User Experience Designer | TRUSTe
TRUSTe is in the process of designing a consumer app that addresses mobile privacy issues. The current app design consists of 3 sections:
- App Permissions (reflects the current permissions of apps on the user’s device)
- App Activity (allows the user to see what data calls their apps are making and to whom)
- Ad Preferences (a mobile version of our Trusted Ads Preference Manager)
The app will probably initially be Android only, as iOS doesn’t allow access to the permission and data transmission information.
Initial Design and Testing
We conducted a small user test of the initial design to assess overall messaging and usability, as well as the perceived usefulness of the app content. Overall users liked the app, and no one had any trouble with the overall purpose or usability of the app.
Most of the users initially deemed the App Permissions section the most valuable (though a couple ended up preferring the App Activity section once they understood its function). Because the App Permissions section shows information that can already be accessed in Android OS settings (though in a different format), I was surprised by it’s perceived value. Maybe this is because consumers like to have similar related functionality in a single app.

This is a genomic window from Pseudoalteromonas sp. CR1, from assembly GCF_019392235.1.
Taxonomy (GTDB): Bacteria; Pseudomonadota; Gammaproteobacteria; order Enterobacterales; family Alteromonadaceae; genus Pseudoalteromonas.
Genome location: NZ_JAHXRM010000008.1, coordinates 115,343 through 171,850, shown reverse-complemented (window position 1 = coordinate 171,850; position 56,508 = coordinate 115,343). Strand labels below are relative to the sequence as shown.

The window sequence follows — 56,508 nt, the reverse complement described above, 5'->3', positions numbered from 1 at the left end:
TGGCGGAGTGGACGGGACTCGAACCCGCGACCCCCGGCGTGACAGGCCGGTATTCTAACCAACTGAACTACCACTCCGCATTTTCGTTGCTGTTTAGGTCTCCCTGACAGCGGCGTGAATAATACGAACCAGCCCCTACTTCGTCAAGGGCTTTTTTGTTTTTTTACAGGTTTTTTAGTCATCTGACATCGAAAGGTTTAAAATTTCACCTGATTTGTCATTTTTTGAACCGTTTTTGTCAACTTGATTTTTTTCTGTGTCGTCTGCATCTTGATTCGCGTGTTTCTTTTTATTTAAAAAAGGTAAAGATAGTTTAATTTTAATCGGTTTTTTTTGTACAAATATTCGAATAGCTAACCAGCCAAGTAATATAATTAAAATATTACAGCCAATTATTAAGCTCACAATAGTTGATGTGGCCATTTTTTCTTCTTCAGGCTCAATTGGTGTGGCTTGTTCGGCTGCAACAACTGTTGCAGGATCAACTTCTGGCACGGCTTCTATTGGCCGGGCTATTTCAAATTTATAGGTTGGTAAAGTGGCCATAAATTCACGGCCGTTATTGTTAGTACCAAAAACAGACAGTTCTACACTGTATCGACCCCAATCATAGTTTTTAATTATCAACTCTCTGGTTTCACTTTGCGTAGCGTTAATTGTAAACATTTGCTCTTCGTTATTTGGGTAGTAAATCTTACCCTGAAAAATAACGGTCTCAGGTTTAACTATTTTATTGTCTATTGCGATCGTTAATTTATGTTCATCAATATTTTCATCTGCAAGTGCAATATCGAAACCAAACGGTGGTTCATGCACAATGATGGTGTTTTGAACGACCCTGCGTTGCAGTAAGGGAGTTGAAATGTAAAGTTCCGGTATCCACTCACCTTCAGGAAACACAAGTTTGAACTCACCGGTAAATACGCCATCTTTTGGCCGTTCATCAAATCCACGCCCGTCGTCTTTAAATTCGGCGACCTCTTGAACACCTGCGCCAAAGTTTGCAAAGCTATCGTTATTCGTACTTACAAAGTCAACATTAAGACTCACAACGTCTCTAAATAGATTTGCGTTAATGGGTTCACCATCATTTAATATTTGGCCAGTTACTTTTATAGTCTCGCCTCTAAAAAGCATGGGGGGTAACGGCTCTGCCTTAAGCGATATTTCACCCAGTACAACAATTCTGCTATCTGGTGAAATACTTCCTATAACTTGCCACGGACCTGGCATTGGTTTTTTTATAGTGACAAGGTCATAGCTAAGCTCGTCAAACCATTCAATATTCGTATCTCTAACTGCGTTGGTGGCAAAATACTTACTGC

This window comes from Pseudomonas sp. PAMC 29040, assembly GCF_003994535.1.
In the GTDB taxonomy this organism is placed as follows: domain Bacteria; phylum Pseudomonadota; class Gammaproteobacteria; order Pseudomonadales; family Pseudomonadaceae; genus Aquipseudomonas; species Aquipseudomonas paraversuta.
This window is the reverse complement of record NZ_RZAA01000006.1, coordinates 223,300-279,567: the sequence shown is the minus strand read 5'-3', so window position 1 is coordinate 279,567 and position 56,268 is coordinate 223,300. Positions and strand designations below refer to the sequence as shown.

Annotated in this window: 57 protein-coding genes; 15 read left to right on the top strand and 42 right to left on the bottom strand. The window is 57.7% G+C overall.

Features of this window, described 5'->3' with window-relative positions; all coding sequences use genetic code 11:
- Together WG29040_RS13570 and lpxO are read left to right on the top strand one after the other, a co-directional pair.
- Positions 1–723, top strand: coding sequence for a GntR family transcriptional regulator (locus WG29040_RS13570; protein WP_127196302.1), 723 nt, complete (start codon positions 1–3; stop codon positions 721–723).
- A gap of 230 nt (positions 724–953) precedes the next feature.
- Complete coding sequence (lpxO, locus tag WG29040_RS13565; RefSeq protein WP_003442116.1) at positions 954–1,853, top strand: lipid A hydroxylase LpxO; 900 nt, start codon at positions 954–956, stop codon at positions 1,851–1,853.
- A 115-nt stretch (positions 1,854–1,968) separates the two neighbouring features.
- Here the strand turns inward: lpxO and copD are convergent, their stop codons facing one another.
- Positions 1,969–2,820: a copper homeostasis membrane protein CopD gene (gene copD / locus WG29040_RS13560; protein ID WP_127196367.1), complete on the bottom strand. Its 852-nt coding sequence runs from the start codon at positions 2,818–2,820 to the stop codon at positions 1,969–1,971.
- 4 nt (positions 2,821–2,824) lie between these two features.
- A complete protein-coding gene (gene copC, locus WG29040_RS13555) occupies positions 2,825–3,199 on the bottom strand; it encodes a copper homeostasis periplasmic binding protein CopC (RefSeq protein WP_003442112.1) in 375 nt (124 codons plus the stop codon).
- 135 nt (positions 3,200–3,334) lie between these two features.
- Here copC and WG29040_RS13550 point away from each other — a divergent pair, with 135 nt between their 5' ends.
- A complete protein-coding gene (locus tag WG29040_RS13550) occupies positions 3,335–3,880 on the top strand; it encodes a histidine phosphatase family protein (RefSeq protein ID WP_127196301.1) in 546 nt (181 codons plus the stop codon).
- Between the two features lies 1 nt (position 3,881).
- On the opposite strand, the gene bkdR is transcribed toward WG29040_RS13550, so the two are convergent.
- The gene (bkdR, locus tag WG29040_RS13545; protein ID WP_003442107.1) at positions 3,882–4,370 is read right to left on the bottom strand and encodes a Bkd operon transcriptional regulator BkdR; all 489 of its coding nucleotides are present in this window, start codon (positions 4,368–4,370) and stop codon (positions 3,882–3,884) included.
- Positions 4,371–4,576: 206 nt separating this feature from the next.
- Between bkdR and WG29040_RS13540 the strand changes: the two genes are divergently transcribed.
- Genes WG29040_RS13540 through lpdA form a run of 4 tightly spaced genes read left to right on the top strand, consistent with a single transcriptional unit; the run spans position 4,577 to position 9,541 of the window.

Users seemed to have the most confusion with the App Activity section (called ‘App History’ during the user test – other names considered were “Data History” and “Data Access”). None of the users was able to articulate what they expected this section to do until after they had seen it, so finding a title that conveys the appropriate meaning to users will be very important. Users were split on their perceived value of this section; more technical users were interested in who their apps were contacting from a privacy perspective, while less technical users were interested in the frequency with which their apps were using data from a resource conservation perspective.
As with similar tests of our desktop preference manager, most users had confusion around what it means to set an ad preference. This is probably to be expected, since ‘opting-out’ in the desktop world generally means opting-out of targeting only, and the mobile equivalent has yet to be defined (TRUSTe’s mobile preference management system currently stores a user’s preference for an ad provider to access, but the industry is still debating how the preference will be interpreted).
The purpose of creating a consumer app should be consumer engagement, and it seems evident from the testing that consumers are responding well to this “all in one” multi-component privacy app idea. This design is still a work in progress, and feedback is welcome.